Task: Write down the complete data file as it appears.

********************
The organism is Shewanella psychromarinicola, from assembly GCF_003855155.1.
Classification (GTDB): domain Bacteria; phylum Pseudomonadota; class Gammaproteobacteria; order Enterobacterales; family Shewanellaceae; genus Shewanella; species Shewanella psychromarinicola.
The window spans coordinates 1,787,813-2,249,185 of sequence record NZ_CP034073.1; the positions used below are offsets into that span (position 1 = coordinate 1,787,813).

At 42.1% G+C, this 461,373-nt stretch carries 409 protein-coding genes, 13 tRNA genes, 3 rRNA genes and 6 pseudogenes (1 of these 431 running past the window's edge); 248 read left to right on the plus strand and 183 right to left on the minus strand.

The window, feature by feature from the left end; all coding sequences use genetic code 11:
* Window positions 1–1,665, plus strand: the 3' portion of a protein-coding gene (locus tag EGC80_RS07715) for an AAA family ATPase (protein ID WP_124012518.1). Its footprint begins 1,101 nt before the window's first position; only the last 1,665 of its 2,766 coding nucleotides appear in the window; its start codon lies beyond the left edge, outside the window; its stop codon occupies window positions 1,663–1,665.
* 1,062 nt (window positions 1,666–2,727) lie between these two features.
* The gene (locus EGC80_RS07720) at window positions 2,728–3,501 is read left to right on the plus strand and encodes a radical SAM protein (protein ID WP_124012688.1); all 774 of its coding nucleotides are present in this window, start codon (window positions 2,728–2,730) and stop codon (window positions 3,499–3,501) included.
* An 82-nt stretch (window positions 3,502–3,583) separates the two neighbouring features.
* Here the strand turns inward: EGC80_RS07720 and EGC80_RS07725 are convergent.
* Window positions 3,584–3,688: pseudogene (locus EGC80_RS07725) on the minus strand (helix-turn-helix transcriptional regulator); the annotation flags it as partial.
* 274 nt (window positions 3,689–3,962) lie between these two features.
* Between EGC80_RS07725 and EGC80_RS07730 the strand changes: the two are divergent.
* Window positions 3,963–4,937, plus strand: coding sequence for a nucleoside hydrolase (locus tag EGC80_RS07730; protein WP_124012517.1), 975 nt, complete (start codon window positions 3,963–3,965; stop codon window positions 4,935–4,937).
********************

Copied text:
The organism is Shewanella psychromarinicola, from assembly GCF_003855155.1.
Classification (GTDB): domain Bacteria; phylum Pseudomonadota; class Gammaproteobacteria; order Enterobacterales; family Shewanellaceae; genus Shewanella; species Shewanella psychromarinicola.
The window spans coordinates 1,787,813-2,249,185 of sequence record NZ_CP034073.1; the positions used below are offsets into that span (position 1 = coordinate 1,787,813).

At 42.1% G+C, this 461,373-nt stretch carries 409 protein-coding genes, 13 tRNA genes, 3 rRNA genes and 6 pseudogenes (1 of these 431 running past the window's edge); 248 read left to right on the plus strand and 183 right to left on the minus strand.

The window, feature by feature from the left end; all coding sequences use genetic code 11:
* Window positions 1–1,665, plus strand: the 3' portion of a protein-coding gene (locus tag EGC80_RS07715) for an AAA family ATPase (protein ID WP_124012518.1). Its footprint begins 1,101 nt before the window's first position; only the last 1,665 of its 2,766 coding nucleotides appear in the window; its start codon lies beyond the left edge, outside the window; its stop codon occupies window positions 1,663–1,665.
* 1,062 nt (window positions 1,666–2,727) lie between these two features.
* The gene (locus EGC80_RS07720) at window positions 2,728–3,501 is read left to right on the plus strand and encodes a radical SAM protein (protein ID WP_124012688.1); all 774 of its coding nucleotides are present in this window, start codon (window positions 2,728–2,730) and stop codon (window positions 3,499–3,501) included.
* An 82-nt stretch (window positions 3,502–3,583) separates the two neighbouring features.
* Here the strand turns inward: EGC80_RS07720 and EGC80_RS07725 are convergent.
* Window positions 3,584–3,688: pseudogene (locus EGC80_RS07725) on the minus strand (helix-turn-helix transcriptional regulator); the annotation flags it as partial.
* 274 nt (window positions 3,689–3,962) lie between these two features.
* Between EGC80_RS07725 and EGC80_RS07730 the strand changes: the two are divergent.
* Window positions 3,963–4,937, plus strand: coding sequence for a nucleoside hydrolase (locus tag EGC80_RS07730; protein WP_124012517.1), 975 nt, complete (start codon window positions 3,963–3,965; stop codon window positions 4,935–4,937).